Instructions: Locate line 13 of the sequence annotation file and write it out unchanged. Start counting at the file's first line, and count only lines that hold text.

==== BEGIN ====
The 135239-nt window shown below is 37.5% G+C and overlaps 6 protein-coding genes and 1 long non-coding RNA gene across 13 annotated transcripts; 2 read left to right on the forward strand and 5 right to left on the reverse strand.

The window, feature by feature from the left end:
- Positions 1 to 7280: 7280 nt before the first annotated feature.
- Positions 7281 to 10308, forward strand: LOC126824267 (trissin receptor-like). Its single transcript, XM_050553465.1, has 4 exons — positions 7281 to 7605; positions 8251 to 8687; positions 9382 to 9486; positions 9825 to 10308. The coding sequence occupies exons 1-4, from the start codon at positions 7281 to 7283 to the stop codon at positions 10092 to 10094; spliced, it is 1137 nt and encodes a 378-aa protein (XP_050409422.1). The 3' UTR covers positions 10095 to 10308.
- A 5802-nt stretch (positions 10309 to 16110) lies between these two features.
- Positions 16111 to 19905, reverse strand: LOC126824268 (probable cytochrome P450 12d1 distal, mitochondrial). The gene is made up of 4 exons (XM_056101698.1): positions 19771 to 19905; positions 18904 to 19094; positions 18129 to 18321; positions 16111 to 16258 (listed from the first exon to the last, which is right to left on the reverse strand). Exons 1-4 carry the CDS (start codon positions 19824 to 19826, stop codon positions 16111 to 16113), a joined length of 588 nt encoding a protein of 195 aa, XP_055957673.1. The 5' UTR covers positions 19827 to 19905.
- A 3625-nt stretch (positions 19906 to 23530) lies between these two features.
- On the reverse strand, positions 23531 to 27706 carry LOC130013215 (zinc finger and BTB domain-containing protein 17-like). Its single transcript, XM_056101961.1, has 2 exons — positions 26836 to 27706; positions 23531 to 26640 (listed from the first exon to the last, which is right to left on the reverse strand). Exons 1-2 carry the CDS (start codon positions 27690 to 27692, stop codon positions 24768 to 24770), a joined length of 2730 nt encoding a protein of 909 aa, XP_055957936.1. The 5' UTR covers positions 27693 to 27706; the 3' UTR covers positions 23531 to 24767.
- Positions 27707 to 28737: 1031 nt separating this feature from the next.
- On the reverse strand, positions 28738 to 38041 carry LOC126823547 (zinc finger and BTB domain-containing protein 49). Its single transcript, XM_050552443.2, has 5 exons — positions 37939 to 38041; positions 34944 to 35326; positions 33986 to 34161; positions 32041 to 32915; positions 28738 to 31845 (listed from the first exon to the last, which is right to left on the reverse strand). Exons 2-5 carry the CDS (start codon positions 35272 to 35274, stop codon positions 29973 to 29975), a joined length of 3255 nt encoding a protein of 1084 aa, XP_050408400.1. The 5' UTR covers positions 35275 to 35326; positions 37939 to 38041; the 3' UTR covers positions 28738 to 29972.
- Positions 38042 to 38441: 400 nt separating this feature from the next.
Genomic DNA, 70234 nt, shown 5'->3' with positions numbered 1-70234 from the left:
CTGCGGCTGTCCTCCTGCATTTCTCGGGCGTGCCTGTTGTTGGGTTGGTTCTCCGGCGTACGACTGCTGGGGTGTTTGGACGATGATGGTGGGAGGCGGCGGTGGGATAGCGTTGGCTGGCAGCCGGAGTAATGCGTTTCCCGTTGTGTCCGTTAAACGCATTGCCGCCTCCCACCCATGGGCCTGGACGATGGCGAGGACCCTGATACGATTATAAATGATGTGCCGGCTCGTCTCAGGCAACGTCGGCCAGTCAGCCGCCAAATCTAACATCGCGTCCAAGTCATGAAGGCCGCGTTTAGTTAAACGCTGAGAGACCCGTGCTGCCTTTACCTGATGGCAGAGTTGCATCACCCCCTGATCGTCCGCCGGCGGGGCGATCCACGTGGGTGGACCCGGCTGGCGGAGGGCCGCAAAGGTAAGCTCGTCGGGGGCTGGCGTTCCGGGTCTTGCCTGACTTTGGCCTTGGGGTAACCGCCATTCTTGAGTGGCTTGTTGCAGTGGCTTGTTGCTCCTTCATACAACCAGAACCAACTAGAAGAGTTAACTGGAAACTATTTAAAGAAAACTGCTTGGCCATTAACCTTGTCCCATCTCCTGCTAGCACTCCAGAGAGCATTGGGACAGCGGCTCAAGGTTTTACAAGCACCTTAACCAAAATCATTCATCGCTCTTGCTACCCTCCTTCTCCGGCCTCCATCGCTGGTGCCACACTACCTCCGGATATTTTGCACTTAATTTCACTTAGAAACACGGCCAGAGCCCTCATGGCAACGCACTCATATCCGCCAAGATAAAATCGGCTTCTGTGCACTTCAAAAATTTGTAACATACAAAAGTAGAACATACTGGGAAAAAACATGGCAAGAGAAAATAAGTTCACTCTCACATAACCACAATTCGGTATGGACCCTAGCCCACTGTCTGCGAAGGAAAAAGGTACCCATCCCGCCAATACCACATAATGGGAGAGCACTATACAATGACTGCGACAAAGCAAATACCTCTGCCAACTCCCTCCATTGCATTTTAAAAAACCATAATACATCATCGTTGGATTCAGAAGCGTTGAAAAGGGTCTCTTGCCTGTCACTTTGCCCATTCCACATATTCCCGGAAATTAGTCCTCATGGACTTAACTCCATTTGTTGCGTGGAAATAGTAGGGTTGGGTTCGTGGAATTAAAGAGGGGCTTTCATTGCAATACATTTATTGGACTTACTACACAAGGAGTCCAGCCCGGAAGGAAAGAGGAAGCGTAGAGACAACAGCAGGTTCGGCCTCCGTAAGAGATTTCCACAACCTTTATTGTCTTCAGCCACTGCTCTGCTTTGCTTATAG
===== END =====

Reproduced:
CTGCGGCTGTCCTCCTGCATTTCTCGGGCGTGCCTGTTGTTGGGTTGGTTCTCCGGCGTACGACTGCTGGGGTGTTTGGACGATGATGGTGGGAGGCGGCGGTGGGATAGCGTTGGCTGGCAGCCGGAGTAATGCGTTTCCCGTTGTGTCCGTTAAACGCATTGCCGCCTCCCACCCATGGGCCTGGACGATGGCGAGGACCCTGATACGATTATAAATGATGTGCCGGCTCGTCTCAGGCAACGTCGGCCAGTCAGCCGCCAAATCTAACATCGCGTCCAAGTCATGAAGGCCGCGTTTAGTTAAACGCTGAGAGACCCGTGCTGCCTTTACCTGATGGCAGAGTTGCATCACCCCCTGATCGTCCGCCGGCGGGGCGATCCACGTGGGTGGACCCGGCTGGCGGAGGGCCGCAAAGGTAAGCTCGTCGGGGGCTGGCGTTCCGGGTCTTGCCTGACTTTGGCCTTGGGGTAACCGCCATTCTTGAGTGGCTTGTTGCAGTGGCTTGTTGCTCCTTCATACAACCAGAACCAACTAGAAGAGTTAACTGGAAACTATTTAAAGAAAACTGCTTGGCCATTAACCTTGTCCCATCTCCTGCTAGCACTCCAGAGAGCATTGGGACAGCGGCTCAAGGTTTTACAAGCACCTTAACCAAAATCATTCATCGCTCTTGCTACCCTCCTTCTCCGGCCTCCATCGCTGGTGCCACACTACCTCCGGATATTTTGCACTTAATTTCACTTAGAAACACGGCCAGAGCCCTCATGGCAACGCACTCATATCCGCCAAGATAAAATCGGCTTCTGTGCACTTCAAAAATTTGTAACATACAAAAGTAGAACATACTGGGAAAAAACATGGCAAGAGAAAATAAGTTCACTCTCACATAACCACAATTCGGTATGGACCCTAGCCCACTGTCTGCGAAGGAAAAAGGTACCCATCCCGCCAATACCACATAATGGGAGAGCACTATACAATGACTGCGACAAAGCAAATACCTCTGCCAACTCCCTCCATTGCATTTTAAAAAACCATAATACATCATCGTTGGATTCAGAAGCGTTGAAAAGGGTCTCTTGCCTGTCACTTTGCCCATTCCACATATTCCCGGAAATTAGTCCTCATGGACTTAACTCCATTTGTTGCGTGGAAATAGTAGGGTTGGGTTCGTGGAATTAAAGAGGGGCTTTCATTGCAATACATTTATTGGACTTACTACACAAGGAGTCCAGCCCGGAAGGAAAGAGGAAGCGTAGAGACAACAGCAGGTTCGGCCTCCGTAAGAGATTTCCACAACCTTTATTGTCTTCAGCCACTGCTCTGCTTTGCTTATAG